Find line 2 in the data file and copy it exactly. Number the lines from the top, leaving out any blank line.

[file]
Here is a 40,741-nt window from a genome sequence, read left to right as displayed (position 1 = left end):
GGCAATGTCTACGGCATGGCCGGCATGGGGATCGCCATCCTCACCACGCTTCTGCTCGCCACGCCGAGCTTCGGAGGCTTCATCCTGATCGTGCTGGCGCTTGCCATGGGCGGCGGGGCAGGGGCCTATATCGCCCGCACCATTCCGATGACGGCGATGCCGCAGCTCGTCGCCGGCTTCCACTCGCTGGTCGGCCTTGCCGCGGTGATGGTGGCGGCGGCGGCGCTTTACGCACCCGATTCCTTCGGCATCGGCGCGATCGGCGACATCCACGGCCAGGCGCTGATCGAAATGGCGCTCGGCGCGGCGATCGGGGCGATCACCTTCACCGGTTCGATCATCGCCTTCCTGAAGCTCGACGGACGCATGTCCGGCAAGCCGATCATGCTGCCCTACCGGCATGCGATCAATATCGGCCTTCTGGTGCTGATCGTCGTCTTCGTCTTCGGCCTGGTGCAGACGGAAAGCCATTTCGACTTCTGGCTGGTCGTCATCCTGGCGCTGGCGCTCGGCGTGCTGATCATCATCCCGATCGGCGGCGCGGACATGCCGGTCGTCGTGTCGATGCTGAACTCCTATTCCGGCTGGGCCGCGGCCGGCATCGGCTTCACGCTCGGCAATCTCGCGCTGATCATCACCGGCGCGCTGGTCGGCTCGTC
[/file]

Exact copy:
GGCAATGTCTACGGCATGGCCGGCATGGGGATCGCCATCCTCACCACGCTTCTGCTCGCCACGCCGAGCTTCGGAGGCTTCATCCTGATCGTGCTGGCGCTTGCCATGGGCGGCGGGGCAGGGGCCTATATCGCCCGCACCATTCCGATGACGGCGATGCCGCAGCTCGTCGCCGGCTTCCACTCGCTGGTCGGCCTTGCCGCGGTGATGGTGGCGGCGGCGGCGCTTTACGCACCCGATTCCTTCGGCATCGGCGCGATCGGCGACATCCACGGCCAGGCGCTGATCGAAATGGCGCTCGGCGCGGCGATCGGGGCGATCACCTTCACCGGTTCGATCATCGCCTTCCTGAAGCTCGACGGACGCATGTCCGGCAAGCCGATCATGCTGCCCTACCGGCATGCGATCAATATCGGCCTTCTGGTGCTGATCGTCGTCTTCGTCTTCGGCCTGGTGCAGACGGAAAGCCATTTCGACTTCTGGCTGGTCGTCATCCTGGCGCTGGCGCTCGGCGTGCTGATCATCATCCCGATCGGCGGCGCGGACATGCCGGTCGTCGTGTCGATGCTGAACTCCTATTCCGGCTGGGCCGCGGCCGGCATCGGCTTCACGCTCGGCAATCTCGCGCTGATCATCACCGGCGCGCTGGTCGGCTCGTC